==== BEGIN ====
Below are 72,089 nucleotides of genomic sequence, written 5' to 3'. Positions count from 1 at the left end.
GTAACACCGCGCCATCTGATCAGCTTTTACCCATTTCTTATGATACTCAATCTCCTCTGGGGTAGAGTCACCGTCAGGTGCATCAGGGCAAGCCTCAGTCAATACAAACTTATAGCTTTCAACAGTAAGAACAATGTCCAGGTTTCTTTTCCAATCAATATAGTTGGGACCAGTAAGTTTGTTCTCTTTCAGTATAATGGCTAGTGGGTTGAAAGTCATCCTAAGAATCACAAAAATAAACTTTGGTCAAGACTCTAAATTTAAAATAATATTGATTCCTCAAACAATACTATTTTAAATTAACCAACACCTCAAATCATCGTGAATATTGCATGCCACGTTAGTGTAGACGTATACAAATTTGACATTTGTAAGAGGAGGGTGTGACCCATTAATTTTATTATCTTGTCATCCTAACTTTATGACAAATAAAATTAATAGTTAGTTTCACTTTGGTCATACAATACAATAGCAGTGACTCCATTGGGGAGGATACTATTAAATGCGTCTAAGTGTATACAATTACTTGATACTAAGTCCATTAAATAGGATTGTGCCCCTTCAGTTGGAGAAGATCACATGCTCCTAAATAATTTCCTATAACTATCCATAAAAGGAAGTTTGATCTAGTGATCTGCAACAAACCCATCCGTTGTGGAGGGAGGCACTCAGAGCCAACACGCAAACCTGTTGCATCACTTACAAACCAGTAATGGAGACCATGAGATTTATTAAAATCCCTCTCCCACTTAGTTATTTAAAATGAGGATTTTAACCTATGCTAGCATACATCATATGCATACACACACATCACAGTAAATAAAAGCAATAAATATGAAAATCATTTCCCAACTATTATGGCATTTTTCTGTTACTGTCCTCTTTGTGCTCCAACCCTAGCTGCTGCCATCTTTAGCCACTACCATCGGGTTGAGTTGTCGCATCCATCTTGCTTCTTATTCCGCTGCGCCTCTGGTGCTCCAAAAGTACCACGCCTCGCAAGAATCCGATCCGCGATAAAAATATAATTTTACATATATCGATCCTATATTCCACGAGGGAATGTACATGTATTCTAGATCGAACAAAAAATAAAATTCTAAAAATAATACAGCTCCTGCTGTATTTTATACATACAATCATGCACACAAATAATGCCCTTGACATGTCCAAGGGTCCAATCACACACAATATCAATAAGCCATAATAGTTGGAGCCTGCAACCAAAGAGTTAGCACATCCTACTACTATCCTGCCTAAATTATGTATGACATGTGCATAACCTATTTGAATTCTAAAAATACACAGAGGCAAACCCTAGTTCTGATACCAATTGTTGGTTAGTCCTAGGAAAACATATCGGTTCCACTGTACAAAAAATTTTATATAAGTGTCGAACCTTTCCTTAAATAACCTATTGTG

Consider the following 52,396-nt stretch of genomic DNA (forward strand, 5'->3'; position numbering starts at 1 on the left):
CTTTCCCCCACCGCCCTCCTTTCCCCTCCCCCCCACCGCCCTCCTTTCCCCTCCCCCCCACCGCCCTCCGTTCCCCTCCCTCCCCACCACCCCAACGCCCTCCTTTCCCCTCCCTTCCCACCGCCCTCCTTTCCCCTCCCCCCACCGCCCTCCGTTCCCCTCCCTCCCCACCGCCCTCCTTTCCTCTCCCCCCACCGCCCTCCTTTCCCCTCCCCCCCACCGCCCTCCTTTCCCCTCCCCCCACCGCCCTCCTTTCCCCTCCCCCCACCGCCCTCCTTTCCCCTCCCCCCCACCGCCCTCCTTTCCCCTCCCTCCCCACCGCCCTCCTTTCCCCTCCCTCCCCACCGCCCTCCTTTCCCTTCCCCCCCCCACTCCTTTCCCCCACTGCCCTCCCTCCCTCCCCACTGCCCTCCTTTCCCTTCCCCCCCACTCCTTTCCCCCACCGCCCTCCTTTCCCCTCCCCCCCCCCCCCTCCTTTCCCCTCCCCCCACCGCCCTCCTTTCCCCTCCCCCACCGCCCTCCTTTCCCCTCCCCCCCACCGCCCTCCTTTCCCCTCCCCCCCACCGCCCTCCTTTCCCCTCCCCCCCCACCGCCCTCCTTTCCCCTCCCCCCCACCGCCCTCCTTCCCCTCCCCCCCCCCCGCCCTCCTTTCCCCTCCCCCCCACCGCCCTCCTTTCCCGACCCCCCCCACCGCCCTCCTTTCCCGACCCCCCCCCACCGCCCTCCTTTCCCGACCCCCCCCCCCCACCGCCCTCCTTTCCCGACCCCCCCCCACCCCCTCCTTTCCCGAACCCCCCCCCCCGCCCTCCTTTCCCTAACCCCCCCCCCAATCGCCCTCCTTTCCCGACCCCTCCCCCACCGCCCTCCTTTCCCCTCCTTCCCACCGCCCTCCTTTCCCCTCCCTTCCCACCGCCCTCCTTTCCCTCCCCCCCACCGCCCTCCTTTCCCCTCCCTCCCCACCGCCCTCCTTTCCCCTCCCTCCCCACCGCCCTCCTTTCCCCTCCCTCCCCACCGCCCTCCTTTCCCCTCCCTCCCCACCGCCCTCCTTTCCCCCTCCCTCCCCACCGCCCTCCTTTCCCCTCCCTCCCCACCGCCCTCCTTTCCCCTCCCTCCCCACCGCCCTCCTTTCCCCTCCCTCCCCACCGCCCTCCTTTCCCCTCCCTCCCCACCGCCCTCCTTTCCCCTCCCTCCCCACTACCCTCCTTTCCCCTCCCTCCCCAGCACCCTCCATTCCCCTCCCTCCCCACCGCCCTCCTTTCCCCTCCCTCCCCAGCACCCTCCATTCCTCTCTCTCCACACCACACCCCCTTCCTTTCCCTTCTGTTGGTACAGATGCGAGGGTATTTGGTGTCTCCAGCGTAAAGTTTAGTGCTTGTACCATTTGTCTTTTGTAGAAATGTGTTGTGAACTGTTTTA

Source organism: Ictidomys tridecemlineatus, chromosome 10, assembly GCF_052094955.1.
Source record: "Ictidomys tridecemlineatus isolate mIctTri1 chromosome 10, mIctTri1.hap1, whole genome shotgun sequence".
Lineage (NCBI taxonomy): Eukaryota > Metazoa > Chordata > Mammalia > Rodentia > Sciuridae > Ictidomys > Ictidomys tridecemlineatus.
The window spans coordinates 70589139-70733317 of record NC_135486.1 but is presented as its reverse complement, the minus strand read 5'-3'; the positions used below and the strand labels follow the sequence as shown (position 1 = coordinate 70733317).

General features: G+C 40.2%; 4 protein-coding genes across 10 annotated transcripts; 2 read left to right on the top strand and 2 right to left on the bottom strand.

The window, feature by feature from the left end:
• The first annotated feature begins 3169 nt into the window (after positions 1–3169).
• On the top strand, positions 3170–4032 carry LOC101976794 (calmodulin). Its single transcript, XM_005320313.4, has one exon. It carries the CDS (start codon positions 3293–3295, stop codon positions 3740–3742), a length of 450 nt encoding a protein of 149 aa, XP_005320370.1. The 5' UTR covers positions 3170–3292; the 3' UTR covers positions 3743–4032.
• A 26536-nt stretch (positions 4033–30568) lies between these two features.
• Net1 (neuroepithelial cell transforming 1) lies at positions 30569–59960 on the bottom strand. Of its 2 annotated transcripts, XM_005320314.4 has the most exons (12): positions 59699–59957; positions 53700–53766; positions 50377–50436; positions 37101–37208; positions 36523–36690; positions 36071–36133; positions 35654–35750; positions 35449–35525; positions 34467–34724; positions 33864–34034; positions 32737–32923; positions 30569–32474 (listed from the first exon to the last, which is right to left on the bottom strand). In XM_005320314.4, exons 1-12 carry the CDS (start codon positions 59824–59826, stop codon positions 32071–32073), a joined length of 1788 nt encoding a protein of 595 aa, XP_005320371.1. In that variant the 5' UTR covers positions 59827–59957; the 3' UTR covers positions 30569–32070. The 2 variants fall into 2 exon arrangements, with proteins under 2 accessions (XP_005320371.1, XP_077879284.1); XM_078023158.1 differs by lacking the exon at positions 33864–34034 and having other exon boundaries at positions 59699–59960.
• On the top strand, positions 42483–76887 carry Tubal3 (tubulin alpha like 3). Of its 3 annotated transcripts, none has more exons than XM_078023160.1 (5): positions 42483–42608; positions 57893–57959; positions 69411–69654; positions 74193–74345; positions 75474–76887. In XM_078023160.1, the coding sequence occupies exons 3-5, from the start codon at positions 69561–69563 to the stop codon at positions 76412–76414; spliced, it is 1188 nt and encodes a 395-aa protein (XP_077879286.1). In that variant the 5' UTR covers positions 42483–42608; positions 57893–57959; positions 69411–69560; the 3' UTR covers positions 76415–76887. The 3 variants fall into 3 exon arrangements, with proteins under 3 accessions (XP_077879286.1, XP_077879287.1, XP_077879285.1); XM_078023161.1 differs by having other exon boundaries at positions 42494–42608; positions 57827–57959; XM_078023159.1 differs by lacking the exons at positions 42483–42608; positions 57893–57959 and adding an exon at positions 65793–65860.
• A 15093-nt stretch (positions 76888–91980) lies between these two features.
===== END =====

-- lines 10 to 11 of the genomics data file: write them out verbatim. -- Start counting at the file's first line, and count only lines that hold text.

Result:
The window, feature by feature from the left end:
• The first annotated feature begins 3169 nt into the window (after positions 1–3169).